The Bank for International Settlements (BIS) markets committee has thrown shade at larger asset managers for continuing to avoid adoption of the FX Global Code of Conduct.
Jacqueline Loh, chair of the BIS markets committee, summarised in an open letter to Guy Debelle, chair of the global FX committee (GFXC), that a growing number of firms have agreed to adhere to the FX Global Code, but larger buy-side firms remain reluctant to sign up.
“To date, only a fraction of the largest buy-side participants, such as asset management firms, have adopted the Code. As their share in global FX trading increases further, it is important that they adopt the Code to ensure a fair and effective FX market for all,” Loh wrote.
According to the public register of firms that have formally agreed to adopt the FX Global Code, some of the world’s biggest asset managers, including Vanguard, Allianz Global Investors, BNY Mellon Investment Management, Aberdeen Standard Investments and AXA Investment Managers, have still not agreed to comply with the FX Global Code of Conduct, which came into force in 2017.
At the same time, however, every one of the 30 largest sell-side institutions have signed up and agreed to follow the Code, including Goldman Sachs, HSBC, JP Morgan, Citigroup, Barclays and Societe Generale. Although, JP Morgan Asset Management and Goldman Sachs Asset Management have also not agreed to the terms.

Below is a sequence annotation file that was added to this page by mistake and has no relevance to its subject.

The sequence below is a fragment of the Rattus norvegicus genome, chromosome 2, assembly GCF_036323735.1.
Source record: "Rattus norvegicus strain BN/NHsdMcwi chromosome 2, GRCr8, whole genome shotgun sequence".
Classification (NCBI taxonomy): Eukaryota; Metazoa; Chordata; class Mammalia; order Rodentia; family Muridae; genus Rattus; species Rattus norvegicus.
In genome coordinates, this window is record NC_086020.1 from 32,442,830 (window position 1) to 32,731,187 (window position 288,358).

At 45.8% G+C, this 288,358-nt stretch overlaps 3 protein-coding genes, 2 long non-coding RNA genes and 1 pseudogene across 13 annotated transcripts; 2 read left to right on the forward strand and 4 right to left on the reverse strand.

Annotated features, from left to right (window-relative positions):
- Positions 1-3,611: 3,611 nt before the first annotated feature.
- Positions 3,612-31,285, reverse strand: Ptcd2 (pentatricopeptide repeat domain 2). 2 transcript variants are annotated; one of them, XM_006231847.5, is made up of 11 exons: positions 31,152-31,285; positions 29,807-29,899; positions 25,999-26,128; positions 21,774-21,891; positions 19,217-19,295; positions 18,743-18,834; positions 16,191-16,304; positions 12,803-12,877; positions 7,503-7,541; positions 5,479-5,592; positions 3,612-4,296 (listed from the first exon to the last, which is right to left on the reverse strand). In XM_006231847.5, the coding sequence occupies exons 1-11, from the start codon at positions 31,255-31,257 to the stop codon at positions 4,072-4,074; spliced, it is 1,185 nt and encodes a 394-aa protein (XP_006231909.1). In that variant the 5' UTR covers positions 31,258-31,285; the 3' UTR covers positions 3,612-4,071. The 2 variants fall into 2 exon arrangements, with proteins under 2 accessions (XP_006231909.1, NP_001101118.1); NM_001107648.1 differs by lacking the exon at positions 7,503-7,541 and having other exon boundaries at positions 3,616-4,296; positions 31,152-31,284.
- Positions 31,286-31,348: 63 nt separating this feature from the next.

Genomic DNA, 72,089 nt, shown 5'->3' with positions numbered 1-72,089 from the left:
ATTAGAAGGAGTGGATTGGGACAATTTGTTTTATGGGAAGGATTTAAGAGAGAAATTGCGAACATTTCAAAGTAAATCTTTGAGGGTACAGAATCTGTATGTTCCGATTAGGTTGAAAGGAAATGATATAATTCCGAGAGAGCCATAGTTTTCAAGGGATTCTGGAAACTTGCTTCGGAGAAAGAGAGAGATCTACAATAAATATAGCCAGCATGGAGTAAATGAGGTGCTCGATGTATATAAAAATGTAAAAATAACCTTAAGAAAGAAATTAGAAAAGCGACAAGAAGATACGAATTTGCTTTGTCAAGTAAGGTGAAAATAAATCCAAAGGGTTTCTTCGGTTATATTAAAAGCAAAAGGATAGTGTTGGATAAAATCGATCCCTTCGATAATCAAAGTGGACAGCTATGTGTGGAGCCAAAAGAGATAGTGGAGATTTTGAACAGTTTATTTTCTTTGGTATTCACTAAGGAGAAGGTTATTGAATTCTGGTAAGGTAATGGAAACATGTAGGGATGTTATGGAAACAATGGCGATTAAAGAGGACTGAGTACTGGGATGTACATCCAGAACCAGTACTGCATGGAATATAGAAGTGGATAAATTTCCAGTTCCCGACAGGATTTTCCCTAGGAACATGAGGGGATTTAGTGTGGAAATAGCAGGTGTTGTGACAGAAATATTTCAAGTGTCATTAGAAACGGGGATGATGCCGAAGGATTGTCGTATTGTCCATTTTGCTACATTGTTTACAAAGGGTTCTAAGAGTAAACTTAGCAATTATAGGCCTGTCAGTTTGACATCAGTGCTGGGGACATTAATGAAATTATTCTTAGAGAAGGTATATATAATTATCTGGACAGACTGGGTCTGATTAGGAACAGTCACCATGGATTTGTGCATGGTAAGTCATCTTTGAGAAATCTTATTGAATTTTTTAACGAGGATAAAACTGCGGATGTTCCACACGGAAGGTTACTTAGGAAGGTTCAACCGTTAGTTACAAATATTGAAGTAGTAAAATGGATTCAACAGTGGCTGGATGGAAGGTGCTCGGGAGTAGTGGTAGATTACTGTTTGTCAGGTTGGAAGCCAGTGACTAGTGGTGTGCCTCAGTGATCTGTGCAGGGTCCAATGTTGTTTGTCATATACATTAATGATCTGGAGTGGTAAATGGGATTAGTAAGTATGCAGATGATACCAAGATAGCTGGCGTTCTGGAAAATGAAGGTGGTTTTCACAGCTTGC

Major buy-side firms had previously expressed frustration at being urged to comply with the FX Global Code, referring to it as ‘regulation in disguise’ and more relevant to the sell-side. The unclear business case for compliance, alongside lack of relevance and concerns that the Code does not go far enough to curb activities such as last look practices and disclosures, have been highlighted as the main issues.
“While the GFXC has been actively encouraging buy-side adoption through various initiatives, it could explore additional ways to further embed the Code, e.g. to mobilise public authorities and market participants to make the case for signing up at the most senior levels of buy-side firms,” Loh added in the BIS markets committee letter.
The FX Global Code of Conduct officially launch on 25 May 2017, but it does not impose a legal or regulatory obligation for compliance. Instead, it outlines 55 principles to address a variety of major issues including ethics, governance, execution, information sharing, risk management, compliance, confirmation and settlement, as a set of guidelines for FX market participants.